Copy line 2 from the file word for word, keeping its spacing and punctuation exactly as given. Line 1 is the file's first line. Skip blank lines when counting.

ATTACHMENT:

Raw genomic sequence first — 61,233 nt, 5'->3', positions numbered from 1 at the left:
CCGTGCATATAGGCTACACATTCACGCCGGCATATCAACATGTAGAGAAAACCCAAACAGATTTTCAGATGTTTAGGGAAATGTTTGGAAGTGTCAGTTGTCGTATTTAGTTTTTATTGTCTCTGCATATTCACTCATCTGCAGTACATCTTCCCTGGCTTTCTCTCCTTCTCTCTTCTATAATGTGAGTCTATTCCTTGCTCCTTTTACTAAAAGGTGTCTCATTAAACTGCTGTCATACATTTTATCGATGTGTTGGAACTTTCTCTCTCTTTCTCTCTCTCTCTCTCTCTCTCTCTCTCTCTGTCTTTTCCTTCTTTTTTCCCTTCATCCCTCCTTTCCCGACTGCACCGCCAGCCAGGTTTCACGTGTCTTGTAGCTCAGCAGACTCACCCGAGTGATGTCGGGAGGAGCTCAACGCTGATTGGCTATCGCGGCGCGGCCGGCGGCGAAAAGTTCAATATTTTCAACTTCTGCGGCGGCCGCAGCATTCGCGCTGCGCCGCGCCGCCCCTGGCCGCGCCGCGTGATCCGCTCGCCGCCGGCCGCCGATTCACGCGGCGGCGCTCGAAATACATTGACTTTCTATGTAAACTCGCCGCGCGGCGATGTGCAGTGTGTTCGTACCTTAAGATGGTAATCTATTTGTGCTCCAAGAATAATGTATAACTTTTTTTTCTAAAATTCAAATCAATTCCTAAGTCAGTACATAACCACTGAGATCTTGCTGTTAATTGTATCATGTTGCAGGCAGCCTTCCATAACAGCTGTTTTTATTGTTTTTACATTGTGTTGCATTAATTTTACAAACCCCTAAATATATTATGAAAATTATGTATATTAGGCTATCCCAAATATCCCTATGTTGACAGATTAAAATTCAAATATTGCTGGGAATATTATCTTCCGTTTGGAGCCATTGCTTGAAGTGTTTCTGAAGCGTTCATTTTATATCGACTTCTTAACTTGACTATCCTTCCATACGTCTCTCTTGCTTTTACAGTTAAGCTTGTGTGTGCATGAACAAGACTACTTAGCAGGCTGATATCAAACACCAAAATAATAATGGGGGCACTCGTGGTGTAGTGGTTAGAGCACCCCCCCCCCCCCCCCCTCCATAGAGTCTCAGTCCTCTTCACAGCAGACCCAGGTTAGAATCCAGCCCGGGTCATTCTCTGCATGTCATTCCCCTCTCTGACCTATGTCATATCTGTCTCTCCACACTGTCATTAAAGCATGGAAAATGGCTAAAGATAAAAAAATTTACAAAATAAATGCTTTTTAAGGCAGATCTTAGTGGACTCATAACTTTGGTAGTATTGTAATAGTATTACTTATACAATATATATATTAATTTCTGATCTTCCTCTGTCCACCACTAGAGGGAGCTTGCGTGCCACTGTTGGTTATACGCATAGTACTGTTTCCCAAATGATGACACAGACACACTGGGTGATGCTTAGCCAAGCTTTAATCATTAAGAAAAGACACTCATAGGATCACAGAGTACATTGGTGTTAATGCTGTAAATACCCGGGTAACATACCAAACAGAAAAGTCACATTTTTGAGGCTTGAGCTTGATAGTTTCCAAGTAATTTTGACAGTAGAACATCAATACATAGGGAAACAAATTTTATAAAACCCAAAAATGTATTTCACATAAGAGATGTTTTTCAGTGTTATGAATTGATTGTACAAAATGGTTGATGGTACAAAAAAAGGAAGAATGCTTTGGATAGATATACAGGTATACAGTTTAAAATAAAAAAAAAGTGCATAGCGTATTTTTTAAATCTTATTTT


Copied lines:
CCGTGCATATAGGCTACACATTCACGCCGGCATATCAACATGTAGAGAAAACCCAAACAGATTTTCAGATGTTTAGGGAAATGTTTGGAAGTGTCAGTTGTCGTATTTAGTTTTTATTGTCTCTGCATATTCACTCATCTGCAGTACATCTTCCCTGGCTTTCTCTCCTTCTCTCTTCTATAATGTGAGTCTATTCCTTGCTCCTTTTACTAAAAGGTGTCTCATTAAACTGCTGTCATACATTTTATCGATGTGTTGGAACTTTCTCTCTCTTTCTCTCTCTCTCTCTCTCTCTCTCTCTCTCTGTCTTTTCCTTCTTTTTTCCCTTCATCCCTCCTTTCCCGACTGCACCGCCAGCCAGGTTTCACGTGTCTTGTAGCTCAGCAGACTCACCCGAGTGATGTCGGGAGGAGCTCAACGCTGATTGGCTATCGCGGCGCGGCCGGCGGCGAAAAGTTCAATATTTTCAACTTCTGCGGCGGCCGCAGCATTCGCGCTGCGCCGCGCCGCCCCTGGCCGCGCCGCGTGATCCGCTCGCCGCCGGCCGCCGATTCACGCGGCGGCGCTCGAAATACATTGACTTTCTATGTAAACTCGCCGCGCGGCGATGTGCAGTGTGTTCGTACCTTAAGATGGTAATCTATTTGTGCTCCAAGAATAATGTATAACTTTTTTTTCTAAAATTCAAATCAATTCCTAAGTCAGTACATAACCACTGAGATCTTGCTGTTAATTGTATCATGTTGCAGGCAGCCTTCCATAACAGCTGTTTTTATTGTTTTTACATTGTGTTGCATTAATTTTACAAACCCCTAAATATATTATGAAAATTATGTATATTAGGCTATCCCAAATATCCCTATGTTGACAGATTAAAATTCAAATATTGCTGGGAATATTATCTTCCGTTTGGAGCCATTGCTTGAAGTGTTTCTGAAGCGTTCATTTTATATCGACTTCTTAACTTGACTATCCTTCCATACGTCTCTCTTGCTTTTACAGTTAAGCTTGTGTGTGCATGAACAAGACTACTTAGCAGGCTGATATCAAACACCAAAATAATAATGGGGGCACTCGTGGTGTAGTGGTTAGAGCACCCCCCCCCCCCCCCCCTCCATAGAGTCTCAGTCCTCTTCACAGCAGACCCAGGTTAGAATCCAGCCCGGGTCATTCTCTGCATGTCATTCCCCTCTCTGACCTATGTCATATCTGTCTCTCCACACTGTCATTAAAGCATGGAAAATGGCTAAAGATAAAAAAATTTACAAAATAAATGCTTTTTAAGGCAGATCTTAGTGGACTCATAACTTTGGTAGTATTGTAATAGTATTACTTATACAATATATATATTAATTTCTGATCTTCCTCTGTCCACCACTAGAGGGAGCTTGCGTGCCACTGTTGGTTATACGCATAGTACTGTTTCCCAAATGATGACACAGACACACTGGGTGATGCTTAGCCAAGCTTTAATCATTAAGAAAAGACACTCATAGGATCACAGAGTACATTGGTGTTAATGCTGTAAATACCCGGGTAACATACCAAACAGAAAAGTCACATTTTTGAGGCTTGAGCTTGATAGTTTCCAAGTAATTTTGACAGTAGAACATCAATACATAGGGAAACAAATTTTATAAAACCCAAAAATGTATTTCACATAAGAGATGTTTTTCAGTGTTATGAATTGATTGTACAAAATGGTTGATGGTACAAAAAAAGGAAGAATGCTTTGGATAGATATACAGGTATACAGTTTAAAATAAAAAAAAAGTGCATAGCGTATTTTTTAAATCTTATTTT